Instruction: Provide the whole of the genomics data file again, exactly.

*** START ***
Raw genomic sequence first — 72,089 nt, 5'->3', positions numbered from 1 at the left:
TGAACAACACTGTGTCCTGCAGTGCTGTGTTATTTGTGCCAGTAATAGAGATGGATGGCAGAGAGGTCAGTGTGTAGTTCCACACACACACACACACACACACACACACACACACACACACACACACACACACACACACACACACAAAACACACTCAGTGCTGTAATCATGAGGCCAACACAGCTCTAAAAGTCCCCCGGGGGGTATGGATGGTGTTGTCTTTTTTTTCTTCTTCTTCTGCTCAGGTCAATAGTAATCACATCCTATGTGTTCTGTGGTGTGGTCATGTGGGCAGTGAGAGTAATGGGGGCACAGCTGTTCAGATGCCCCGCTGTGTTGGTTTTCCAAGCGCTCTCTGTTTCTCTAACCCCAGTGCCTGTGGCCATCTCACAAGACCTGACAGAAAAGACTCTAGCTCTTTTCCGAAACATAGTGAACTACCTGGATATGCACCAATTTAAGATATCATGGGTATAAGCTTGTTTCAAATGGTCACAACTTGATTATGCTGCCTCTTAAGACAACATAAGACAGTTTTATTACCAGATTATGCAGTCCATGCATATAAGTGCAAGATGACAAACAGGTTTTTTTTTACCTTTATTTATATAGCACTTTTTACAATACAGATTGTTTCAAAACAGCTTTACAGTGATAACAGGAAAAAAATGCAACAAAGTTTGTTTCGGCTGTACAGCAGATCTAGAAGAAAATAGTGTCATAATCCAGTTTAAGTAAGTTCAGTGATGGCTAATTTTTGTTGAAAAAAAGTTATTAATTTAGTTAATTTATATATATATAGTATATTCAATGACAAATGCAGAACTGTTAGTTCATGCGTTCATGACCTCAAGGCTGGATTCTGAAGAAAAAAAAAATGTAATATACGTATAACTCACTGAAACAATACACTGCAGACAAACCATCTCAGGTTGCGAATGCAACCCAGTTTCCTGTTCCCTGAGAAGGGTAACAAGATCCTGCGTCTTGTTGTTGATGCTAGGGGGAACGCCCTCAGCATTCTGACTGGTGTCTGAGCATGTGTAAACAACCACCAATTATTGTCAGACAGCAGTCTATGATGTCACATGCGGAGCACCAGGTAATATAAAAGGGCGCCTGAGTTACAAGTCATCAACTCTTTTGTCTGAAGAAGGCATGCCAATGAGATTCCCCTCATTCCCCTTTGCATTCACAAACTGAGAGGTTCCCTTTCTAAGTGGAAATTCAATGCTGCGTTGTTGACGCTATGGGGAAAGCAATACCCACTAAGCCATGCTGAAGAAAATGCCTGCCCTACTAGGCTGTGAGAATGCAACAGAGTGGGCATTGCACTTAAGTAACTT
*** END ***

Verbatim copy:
Raw genomic sequence first — 72,089 nt, 5'->3', positions numbered from 1 at the left:
TGAACAACACTGTGTCCTGCAGTGCTGTGTTATTTGTGCCAGTAATAGAGATGGATGGCAGAGAGGTCAGTGTGTAGTTCCACACACACACACACACACACACACACACACACACACACACACACACACACACACACACACACACAAAACACACTCAGTGCTGTAATCATGAGGCCAACACAGCTCTAAAAGTCCCCCGGGGGGTATGGATGGTGTTGTCTTTTTTTTCTTCTTCTTCTGCTCAGGTCAATAGTAATCACATCCTATGTGTTCTGTGGTGTGGTCATGTGGGCAGTGAGAGTAATGGGGGCACAGCTGTTCAGATGCCCCGCTGTGTTGGTTTTCCAAGCGCTCTCTGTTTCTCTAACCCCAGTGCCTGTGGCCATCTCACAAGACCTGACAGAAAAGACTCTAGCTCTTTTCCGAAACATAGTGAACTACCTGGATATGCACCAATTTAAGATATCATGGGTATAAGCTTGTTTCAAATGGTCACAACTTGATTATGCTGCCTCTTAAGACAACATAAGACAGTTTTATTACCAGATTATGCAGTCCATGCATATAAGTGCAAGATGACAAACAGGTTTTTTTTTACCTTTATTTATATAGCACTTTTTACAATACAGATTGTTTCAAAACAGCTTTACAGTGATAACAGGAAAAAAATGCAACAAAGTTTGTTTCGGCTGTACAGCAGATCTAGAAGAAAATAGTGTCATAATCCAGTTTAAGTAAGTTCAGTGATGGCTAATTTTTGTTGAAAAAAAGTTATTAATTTAGTTAATTTATATATATATAGTATATTCAATGACAAATGCAGAACTGTTAGTTCATGCGTTCATGACCTCAAGGCTGGATTCTGAAGAAAAAAAAAATGTAATATACGTATAACTCACTGAAACAATACACTGCAGACAAACCATCTCAGGTTGCGAATGCAACCCAGTTTCCTGTTCCCTGAGAAGGGTAACAAGATCCTGCGTCTTGTTGTTGATGCTAGGGGGAACGCCCTCAGCATTCTGACTGGTGTCTGAGCATGTGTAAACAACCACCAATTATTGTCAGACAGCAGTCTATGATGTCACATGCGGAGCACCAGGTAATATAAAAGGGCGCCTGAGTTACAAGTCATCAACTCTTTTGTCTGAAGAAGGCATGCCAATGAGATTCCCCTCATTCCCCTTTGCATTCACAAACTGAGAGGTTCCCTTTCTAAGTGGAAATTCAATGCTGCGTTGTTGACGCTATGGGGAAAGCAATACCCACTAAGCCATGCTGAAGAAAATGCCTGCCCTACTAGGCTGTGAGAATGCAACAGAGTGGGCATTGCACTTAAGTAACTT